Give the President-Elect a chance? He has already announced Cabinet choices, most of whom I disagree with politically and morally. Rex Tillerson? Steve Mnuchin? Betsy DeVos? JEFF SESSIONS????

So with all due respect, I think the President-Elect has already indicated the tone his administration is going to take, at least out of the gate. So I don't think I need to wait and see. 

The second comment was far more upsetting and this had to do with the upcoming planned armed Neo-Nazi march in Whitefish, Montana, against the Jews in that town. Armed march, mind you, because that's how hate groups roll. The blog comment was "I just saw what you were talking about at Whitefish. A bunch of idiots, who were not supported by those in charge. I don't see this any different that 'black lives matter' groups that condemn white people."

I agree that the President-Elect has no connection with or endorsement of the Whitefish march. But I am stunned that a man who is on Twitter relentlessly, a man about to become President of this country, who can chastise a Broadway cast or a SNL skit at the drop of a hat, cannot bring himself to tweet a criticism, even a mild one, about Whitefish. Or one about the Klan marches in North Carolina on December 3. Or about the Hitler salutes thrown at the alt-right conference in D.C. 

Hoping I was wrong, I spent time on Google hoping for a tweeted comment or criticism from the President-Elect. Nothing.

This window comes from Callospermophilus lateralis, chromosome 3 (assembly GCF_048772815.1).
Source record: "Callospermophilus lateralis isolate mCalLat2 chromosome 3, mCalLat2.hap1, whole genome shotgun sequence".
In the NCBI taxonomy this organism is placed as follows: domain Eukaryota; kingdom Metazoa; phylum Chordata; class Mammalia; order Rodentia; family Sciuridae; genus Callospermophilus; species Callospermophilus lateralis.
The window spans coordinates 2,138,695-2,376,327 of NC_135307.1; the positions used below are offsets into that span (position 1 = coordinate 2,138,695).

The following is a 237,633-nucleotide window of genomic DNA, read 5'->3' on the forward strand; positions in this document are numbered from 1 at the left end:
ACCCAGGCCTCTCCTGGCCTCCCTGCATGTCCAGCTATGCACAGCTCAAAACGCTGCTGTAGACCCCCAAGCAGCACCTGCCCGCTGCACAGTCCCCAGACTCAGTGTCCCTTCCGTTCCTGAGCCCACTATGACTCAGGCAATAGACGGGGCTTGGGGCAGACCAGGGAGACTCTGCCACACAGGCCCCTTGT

I find that silence, especially in light of the man's volubility, disingenuous.

But what struck mw to the core was the casual comparison of Neo-Nazis and the Black Lives Matter movement. The latter is a movement arising out of deliberate and unlawful killings of citizens, primarily black men and usually unarmed, by law enforcement. Period. It is not a "let's kill the white people" or even a "let's kill the police" movement, despite what FOX News reports. (Talk about "most of what gets reported in not correct.") Black Lives Matter is about calling attention to the very real threat that millions of Americans live with daily because of their skin color. The Whitefish march is about threatening and intimidating a population because of its religion. I cannot begin to connect those dots.

In my gut, I feel my personal security and civil liberties are threatened by the upcoming administration. So are the safety and civil liberties of my sons (Hispanic and Jewish), my daughter-in-law (Native American), and my granddaughter (Native American, Hispanic, and Jewish). And so are the civil liberties of million of American citizens because of race, ethnicity, religion, sexual identification, disability, and gender. Regardless of what the President-Elect may believe, he has surrounded himself with staff and cabinet choices who are against me and others of us in this nation. Think of Steve Bannon, chief strategist for the President-Elect, and tell me I am wrong.

Three final comments and then I will step off my soapbox.